Oct 12, 2015
    Messages:
    1,392
    Likes Received:
    1,545
    Location:
    UK - the place betwixt and between
    Sorry, have to drag up this thread again. @United, if you are around I would dearly like to thank you for pointing me in the right direction! I think I have finally come to grips with how to do this (took me only a month but oh well *sigh*), but I kind of found my own way out of the twisted dark with no guidance. I think I do good but so far it is only me with my own opinion. Would love to see how published novels deal with it.

    If you (or anyone else) have any tips on published books where this is done skillfully, not only switches between chapters and POV's, but also switches between POV's from scene to scene (in one chapter), I would dearly love to find out how others do this. So far blogs about this are non-existent or at least I cannot find them.

    I don't use chapter-headers (or worse, scene-headers) to say 'MC1 speaking, Out on the Road' or 'MC2 speaking, Eating Lunch', so please don't point out novels where this is needed.

    Thanks a bunch!

    Example:
    ch1sc1: MC1 (1st POV)
    ch1sc2: MC1 (1st POV)
    ch1sc3: MC3 (3rd POV)
    ch1sc4: MC1 (1st POV)

    ch2sc1: MC2 (3rd POV) and so on and so on..
     
  13. IHaveNoName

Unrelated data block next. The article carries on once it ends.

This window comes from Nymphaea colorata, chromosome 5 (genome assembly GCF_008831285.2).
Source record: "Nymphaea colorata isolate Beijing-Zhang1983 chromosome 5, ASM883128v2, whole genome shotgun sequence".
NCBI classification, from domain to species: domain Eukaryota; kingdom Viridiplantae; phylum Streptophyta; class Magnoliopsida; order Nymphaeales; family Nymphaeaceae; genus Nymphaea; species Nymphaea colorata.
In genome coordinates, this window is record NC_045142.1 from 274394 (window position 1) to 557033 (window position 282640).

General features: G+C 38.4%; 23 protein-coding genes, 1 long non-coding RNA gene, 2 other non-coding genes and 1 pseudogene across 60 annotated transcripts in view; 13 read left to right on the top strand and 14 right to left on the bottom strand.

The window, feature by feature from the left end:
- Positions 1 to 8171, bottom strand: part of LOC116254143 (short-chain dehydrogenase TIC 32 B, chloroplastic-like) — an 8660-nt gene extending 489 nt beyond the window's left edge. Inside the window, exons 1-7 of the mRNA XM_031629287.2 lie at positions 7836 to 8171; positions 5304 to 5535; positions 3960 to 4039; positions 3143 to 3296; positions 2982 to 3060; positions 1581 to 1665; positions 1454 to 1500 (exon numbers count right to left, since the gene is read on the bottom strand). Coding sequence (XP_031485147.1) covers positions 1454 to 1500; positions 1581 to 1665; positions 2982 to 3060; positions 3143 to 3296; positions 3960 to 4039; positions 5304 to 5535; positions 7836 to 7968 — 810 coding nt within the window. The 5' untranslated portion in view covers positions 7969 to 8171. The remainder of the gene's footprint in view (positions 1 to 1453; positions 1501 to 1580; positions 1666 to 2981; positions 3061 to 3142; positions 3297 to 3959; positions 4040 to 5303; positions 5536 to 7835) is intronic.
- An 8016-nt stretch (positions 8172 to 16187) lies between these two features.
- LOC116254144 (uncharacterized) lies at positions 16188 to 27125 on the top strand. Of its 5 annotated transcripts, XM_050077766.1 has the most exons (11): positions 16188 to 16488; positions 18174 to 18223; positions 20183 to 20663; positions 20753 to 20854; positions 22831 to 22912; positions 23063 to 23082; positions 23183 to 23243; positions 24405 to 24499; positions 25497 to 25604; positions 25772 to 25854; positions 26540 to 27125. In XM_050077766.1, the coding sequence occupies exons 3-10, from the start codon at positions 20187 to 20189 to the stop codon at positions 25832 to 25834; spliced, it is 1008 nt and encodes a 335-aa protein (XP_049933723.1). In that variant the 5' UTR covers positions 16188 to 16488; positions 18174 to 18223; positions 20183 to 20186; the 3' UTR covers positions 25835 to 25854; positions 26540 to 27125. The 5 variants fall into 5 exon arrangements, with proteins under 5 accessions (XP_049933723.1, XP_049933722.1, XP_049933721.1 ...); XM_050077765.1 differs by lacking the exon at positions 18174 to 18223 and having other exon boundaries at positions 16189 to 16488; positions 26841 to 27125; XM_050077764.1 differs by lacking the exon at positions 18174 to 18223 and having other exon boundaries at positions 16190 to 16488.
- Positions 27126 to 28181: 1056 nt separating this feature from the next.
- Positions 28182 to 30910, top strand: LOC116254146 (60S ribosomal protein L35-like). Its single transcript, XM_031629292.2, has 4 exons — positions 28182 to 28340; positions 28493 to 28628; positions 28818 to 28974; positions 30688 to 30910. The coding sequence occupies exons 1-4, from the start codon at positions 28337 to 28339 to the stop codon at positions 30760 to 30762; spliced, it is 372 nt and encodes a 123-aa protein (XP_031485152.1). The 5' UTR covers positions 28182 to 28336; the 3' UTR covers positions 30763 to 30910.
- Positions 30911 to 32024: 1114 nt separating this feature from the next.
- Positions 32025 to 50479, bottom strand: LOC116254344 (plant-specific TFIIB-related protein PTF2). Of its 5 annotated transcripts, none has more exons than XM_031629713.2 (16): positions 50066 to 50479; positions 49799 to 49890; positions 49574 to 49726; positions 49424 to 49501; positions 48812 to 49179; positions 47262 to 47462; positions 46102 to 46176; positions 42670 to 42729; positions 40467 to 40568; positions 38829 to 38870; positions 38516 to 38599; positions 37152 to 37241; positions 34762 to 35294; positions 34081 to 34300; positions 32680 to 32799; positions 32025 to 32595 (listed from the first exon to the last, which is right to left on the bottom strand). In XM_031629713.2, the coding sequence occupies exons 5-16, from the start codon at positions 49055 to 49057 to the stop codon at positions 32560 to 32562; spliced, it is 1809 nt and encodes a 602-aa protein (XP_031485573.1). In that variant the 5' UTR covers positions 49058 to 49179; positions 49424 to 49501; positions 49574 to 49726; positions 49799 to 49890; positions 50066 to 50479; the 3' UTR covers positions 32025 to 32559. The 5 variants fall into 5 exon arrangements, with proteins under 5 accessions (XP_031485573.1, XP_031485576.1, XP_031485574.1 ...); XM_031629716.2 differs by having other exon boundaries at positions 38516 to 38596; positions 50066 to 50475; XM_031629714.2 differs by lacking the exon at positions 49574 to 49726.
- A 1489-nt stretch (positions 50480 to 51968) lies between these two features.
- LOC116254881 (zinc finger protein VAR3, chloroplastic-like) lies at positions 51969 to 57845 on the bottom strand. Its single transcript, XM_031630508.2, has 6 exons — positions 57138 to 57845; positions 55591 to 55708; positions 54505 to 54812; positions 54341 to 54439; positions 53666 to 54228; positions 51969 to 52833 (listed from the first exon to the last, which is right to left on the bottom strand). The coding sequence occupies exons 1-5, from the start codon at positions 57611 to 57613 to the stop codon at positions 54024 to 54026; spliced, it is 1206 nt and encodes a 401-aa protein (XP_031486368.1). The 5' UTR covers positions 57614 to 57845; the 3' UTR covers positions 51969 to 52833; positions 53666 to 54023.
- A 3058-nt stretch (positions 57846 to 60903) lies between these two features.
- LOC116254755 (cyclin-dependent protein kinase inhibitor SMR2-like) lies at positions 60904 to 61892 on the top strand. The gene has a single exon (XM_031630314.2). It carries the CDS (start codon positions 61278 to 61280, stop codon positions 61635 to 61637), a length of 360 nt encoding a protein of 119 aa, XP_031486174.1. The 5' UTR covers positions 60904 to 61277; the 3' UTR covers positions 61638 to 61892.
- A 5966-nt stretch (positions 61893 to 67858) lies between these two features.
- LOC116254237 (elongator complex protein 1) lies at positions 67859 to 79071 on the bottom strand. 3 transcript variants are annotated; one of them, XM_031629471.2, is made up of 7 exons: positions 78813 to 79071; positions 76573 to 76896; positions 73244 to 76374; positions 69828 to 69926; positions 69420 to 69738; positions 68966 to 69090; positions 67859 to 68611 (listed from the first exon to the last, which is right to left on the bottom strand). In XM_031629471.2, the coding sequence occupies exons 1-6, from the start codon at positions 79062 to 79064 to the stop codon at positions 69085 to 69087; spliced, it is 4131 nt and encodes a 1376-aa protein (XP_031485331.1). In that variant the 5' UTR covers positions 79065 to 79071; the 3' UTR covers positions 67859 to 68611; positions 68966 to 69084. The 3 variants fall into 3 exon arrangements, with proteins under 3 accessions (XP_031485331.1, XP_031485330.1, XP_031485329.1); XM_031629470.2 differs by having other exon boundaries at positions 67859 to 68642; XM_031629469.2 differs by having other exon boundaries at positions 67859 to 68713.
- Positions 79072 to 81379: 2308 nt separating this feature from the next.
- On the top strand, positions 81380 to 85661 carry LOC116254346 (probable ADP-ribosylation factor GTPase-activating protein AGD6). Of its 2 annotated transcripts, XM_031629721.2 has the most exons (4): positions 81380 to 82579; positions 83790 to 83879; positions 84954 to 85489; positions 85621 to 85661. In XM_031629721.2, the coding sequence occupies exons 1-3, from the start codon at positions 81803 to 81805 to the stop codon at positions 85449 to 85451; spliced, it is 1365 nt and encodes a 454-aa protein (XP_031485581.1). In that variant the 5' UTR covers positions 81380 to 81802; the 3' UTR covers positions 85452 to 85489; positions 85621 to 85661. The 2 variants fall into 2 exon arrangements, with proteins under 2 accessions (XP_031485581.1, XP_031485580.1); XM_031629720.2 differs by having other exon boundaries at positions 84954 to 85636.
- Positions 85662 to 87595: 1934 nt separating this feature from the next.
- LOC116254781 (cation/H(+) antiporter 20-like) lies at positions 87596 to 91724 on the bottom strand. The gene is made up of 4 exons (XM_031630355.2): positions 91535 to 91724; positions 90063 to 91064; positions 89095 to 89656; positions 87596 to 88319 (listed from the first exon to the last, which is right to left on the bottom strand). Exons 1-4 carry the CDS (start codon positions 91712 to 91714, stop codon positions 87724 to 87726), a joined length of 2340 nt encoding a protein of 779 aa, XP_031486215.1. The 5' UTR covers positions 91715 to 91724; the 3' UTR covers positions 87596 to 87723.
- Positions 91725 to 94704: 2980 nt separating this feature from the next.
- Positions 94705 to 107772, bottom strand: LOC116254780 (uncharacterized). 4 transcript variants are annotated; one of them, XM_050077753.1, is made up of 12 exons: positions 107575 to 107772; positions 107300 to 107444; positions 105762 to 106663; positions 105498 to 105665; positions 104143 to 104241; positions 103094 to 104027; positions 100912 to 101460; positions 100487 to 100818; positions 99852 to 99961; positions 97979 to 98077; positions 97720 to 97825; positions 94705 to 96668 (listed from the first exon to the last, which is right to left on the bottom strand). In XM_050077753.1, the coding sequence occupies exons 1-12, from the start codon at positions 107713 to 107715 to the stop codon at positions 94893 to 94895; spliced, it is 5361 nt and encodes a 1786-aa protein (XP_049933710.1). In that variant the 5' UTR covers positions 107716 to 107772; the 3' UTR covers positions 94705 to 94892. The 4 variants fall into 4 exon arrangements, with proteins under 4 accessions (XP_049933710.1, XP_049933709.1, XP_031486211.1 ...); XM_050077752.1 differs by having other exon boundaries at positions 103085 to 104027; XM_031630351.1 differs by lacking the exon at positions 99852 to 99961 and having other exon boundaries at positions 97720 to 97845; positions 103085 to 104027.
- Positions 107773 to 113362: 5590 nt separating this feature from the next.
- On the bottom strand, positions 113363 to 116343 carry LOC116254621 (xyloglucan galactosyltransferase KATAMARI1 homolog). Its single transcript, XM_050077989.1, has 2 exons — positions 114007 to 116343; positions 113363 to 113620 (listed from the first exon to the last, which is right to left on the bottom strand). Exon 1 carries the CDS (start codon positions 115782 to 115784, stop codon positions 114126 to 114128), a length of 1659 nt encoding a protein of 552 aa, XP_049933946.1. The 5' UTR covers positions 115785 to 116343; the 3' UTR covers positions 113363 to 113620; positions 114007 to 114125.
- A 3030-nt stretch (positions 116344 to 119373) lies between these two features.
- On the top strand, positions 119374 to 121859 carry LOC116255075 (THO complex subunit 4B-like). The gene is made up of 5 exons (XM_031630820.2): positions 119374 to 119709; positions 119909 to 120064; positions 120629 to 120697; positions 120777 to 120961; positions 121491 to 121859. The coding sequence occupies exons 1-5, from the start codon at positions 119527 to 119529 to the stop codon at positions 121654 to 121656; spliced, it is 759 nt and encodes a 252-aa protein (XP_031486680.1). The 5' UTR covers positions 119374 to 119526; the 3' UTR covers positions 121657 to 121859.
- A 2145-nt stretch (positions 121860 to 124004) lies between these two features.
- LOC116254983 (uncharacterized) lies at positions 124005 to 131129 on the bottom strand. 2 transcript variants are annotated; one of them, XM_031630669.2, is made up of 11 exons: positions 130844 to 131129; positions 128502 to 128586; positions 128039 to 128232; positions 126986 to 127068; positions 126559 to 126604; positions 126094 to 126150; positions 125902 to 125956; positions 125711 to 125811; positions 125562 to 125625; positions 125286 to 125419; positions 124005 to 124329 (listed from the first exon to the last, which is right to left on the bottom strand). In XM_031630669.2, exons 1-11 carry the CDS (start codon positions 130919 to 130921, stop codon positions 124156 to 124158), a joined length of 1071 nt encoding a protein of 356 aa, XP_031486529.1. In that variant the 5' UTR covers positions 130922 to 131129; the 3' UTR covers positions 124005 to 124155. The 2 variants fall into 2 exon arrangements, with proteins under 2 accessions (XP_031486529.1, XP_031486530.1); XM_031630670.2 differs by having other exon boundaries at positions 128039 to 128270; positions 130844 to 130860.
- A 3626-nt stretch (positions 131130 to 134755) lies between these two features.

Offline

    IHaveNoName Active Member

    Joined:
    Mar 15, 2016
    Messages:
    204
    Likes Received:
    157
    The book I'm reading right now - The Bone Tree, by Greg Iles - does 1st person present tense interspersed with close third-person past tense. It's part of a loose series (i.e., same characters/setting, a cohesive timeline), and I think he does the same thing for all of them (Natchez Burning, the prequel, definitely did, but the book before that was five years ago, so it's hard to recall). He usually saves the POV changes for new chapters, but there are plenty of times when he settles for a simple line break to switch from one character (I) to another (he/she).
     
    Lifeline likes this.
  14. Lifeline
    Offline

    Lifeline The Dark - not in Wonderland Supporter Contributor

    Joined:
    Oct 12, 2015
    Messages:
    1,392
    Likes Received:
    1,545
    Location:
    UK - the place betwixt and between
    Thanks a bunch! Will check it out :)